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      Surgical Closure of the Left Atrial Appendage – A Beneficial Procedure?

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          Abstract

          Background: Closure of the fibrillating left atrial appendage (LAA) has been recommended during valve surgery to decrease the risk of arterial embolism. However, patients undergoing surgical LAA closure have not systematically been reevaluated for complete LAA obliteration. Methods and Results: During a 12-month period, we studied 6 consecutive patients with paroxysmal (n = 3) or permanent (n = 3) atrial fibrillation who underwent surgical LAA closure at the time of valve surgery. Transesophageal echocardiography (TEE) performed 23–159 days (mean 51) postoperatively demonstrated complete LAA closure in only 1 patient. In 5 patients, incomplete LAA closure was found due to disruption of the closure line. The size of the residual LAA orifice ranged from 3 to 20 mm. There was a high flow velocity at the LAA orifice (0.33–2.2 m/s), whereas flow in the LAA body was low (<0.2 m/s). Spontaneous echocardiographic contrast (SEC) in the LAA had newly developed (n = 3) or was much more intense than preoperatively (n = 2). Despite therapeutic anticoagulation 2 patients showed a LAA thrombus which had not been present on the preoperative TEE, and 1 patient with SEC suffered a stroke 4 weeks after attempted LAA closure. Conclusion: Surgical LAA closure was incomplete in most patients, resulting in blood stagnation and an increased likelihood of clot formation. Incomplete surgical LAA closure, therefore, may promote rather than reduce the risk of stroke. Intraoperative TEE is mandatory to verify complete LAA obliteration.

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          Most cited references23

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          Appendage obliteration to reduce stroke in cardiac surgical patients with atrial fibrillation.

          Left atrial appendage obliteration was historically ineffective for the prevention of postoperative stroke in patients with rheumatic atrial fibrillation who underwent operative mitral valvotomy. It is, however, a routine part of modern "curative" operations for nonrheumatic atrial fibrillation, such as the maze and corridor procedures. To assess the potential of left atrial appendage obliteration to prevent stroke in nonrheumatic atrial fibrillation patients, we reviewed previous reports that identified the etiology of atrial fibrillation and evaluated the presence and location of left atrial thrombus by transesophageal echocardiography, autopsy, or operation. Twenty-three separate studies were reviewed, and 446 of 3,504 (13%) rheumatic atrial fibrillation patients, and 222 of 1,288 (17%) nonrheumatic atrial fibrillation patients had a documented left atrial thrombus. Anticoagulation status was variable and not controlled for. Thrombi were localized to, or were present in the left atrial appendage and extended into the left atrial cavity in 254 of 446 (57%) of patients with rheumatic atrial fibrillation. In contrast, 201 of 222 (91%) of nonrheumatic atrial fibrillation-related left atrial thrombi were isolated to, or originated in the left atrial appendage (p < 0.0001). These data suggest that left atrial appendage obliteration is a strategy of potential value for stroke prophylaxis in nonrheumatic atrial fibrillation.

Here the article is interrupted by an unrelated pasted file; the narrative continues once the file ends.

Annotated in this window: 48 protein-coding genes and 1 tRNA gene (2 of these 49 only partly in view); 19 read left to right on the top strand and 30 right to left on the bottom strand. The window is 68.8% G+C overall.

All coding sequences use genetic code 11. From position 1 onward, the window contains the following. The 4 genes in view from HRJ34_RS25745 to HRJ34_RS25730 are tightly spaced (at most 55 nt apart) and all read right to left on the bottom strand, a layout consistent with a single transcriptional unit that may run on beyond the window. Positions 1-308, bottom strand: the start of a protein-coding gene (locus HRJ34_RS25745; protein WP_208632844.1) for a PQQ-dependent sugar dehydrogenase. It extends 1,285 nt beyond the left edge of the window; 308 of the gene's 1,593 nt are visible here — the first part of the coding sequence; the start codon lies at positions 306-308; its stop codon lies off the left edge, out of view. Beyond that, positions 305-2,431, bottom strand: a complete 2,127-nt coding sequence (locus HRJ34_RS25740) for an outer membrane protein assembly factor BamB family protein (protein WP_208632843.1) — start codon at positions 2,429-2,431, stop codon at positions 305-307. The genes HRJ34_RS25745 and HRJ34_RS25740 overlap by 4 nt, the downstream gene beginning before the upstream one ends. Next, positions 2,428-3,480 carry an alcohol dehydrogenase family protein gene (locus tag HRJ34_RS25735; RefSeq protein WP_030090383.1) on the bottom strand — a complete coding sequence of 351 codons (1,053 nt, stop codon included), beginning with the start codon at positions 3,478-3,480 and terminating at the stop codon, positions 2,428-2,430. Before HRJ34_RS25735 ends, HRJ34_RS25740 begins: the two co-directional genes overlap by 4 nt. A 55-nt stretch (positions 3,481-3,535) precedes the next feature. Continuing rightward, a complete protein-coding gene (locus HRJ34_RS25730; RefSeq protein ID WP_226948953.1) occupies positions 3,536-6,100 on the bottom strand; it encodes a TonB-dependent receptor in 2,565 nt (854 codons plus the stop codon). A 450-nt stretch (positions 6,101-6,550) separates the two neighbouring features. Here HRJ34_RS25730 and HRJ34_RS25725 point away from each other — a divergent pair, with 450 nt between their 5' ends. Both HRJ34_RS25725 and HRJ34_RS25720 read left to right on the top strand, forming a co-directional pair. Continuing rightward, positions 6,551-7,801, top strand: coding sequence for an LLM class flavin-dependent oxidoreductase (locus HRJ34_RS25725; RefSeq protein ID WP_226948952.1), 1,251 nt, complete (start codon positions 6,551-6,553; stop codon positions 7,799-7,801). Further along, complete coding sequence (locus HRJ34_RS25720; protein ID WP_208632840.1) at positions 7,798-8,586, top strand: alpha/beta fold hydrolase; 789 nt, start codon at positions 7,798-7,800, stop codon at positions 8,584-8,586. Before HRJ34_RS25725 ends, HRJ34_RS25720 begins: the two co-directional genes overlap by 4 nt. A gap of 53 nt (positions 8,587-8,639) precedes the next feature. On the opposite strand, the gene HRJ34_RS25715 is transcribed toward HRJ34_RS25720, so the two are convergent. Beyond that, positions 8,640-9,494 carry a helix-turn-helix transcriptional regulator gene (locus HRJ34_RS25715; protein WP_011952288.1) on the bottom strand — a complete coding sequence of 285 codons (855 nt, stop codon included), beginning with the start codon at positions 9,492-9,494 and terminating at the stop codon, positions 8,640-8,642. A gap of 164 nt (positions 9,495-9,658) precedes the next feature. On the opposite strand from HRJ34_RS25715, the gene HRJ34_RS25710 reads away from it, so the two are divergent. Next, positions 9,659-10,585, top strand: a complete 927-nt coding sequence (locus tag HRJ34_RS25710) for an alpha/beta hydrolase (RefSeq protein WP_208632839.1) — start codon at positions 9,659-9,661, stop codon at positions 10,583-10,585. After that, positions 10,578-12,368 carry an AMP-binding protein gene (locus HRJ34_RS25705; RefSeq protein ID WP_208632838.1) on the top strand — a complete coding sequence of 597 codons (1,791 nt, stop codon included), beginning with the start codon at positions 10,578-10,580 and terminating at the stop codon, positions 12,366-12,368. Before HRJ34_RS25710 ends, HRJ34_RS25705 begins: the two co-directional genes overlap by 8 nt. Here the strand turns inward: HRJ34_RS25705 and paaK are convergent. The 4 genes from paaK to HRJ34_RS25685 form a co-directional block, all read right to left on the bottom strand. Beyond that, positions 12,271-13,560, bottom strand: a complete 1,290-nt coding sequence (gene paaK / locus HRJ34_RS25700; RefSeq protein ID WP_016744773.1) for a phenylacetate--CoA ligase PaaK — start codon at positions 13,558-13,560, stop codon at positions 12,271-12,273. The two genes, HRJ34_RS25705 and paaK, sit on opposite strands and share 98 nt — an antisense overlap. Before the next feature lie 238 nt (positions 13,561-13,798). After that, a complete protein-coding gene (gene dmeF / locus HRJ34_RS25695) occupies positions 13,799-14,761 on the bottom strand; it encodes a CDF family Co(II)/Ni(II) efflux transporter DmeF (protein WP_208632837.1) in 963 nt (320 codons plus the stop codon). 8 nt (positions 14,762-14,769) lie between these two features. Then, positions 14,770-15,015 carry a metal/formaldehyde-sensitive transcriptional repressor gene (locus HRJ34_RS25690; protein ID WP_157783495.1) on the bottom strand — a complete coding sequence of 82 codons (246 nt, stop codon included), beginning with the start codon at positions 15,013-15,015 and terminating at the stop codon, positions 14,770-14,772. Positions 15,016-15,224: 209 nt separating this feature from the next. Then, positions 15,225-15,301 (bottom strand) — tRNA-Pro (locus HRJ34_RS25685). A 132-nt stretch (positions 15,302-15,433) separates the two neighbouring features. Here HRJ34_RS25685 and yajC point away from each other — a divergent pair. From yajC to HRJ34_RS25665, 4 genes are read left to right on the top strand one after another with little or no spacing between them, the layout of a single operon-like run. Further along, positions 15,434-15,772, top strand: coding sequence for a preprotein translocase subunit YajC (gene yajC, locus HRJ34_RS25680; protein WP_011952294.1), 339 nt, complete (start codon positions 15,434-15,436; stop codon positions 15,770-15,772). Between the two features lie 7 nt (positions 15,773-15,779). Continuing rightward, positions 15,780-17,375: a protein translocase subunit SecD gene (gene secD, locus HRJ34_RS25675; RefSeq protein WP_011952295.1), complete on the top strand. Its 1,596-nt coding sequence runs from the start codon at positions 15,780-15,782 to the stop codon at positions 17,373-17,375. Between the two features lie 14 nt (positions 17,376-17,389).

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            Surgical left atrial appendage ligation is frequently incomplete: a transesophageal echocardiograhic study.

            This study sought to determine the incidence of incomplete ligation of the left atrial appendage (LAA) during mitral valve surgery. Ligation of the LAA to prevent future thromboembolic events is commonly performed during mitral surgery. However, success in completely excluding the appendage from the circulation has never been systematically assessed. Using transesophageal Doppler echocardiography, we studied 50 patients who underwent mitral valve surgery and ligation of the LAA. Thirty patients were studied immediately postoperative, and 20 patients were studied 6 days to 13 years after surgery. Incomplete ligation was detected by demonstrating a color jet traversing the separation between the left atrial body and appendage. Transesophageal echocardiography detected incomplete LAA ligation in 18 of 50 (36%) patients. The incidence of incomplete ligation was not significantly different between patients studied immediately postoperative and patients studied at various times after surgery. Type of mitral surgery (repair vs. replacement), operative approach (sternotomy vs. port access), left atrial size or degree of mitral regurgitation did not significantly correlate with the incidence of incomplete appendage ligation. However, the power to detect a significant difference in left atrial size was only 64%. Spontaneous echo contrast or thrombus was identified within appendages in 9 of 18 (50%) patients with incomplete ligation, while 4 of these 18 (22%) patients had thromboembolic events. Surgical LAA ligation is frequently incomplete. The similar incidence of incomplete ligation detected immediately postoperative and at various times thereafter suggest that this results from an intraoperative phenomenon rather than from gradual dehiscence of sutures over years. The incidence of incomplete left atrial ligation was unrelated to type of surgery, surgical approach, left atrial size or degree of mitral regurgitation. Residual communication between the incompletely ligated appendage and the left atrial body may produce a milieu of stagnant blood flow within the appendage and be a potential mechanism for embolic events.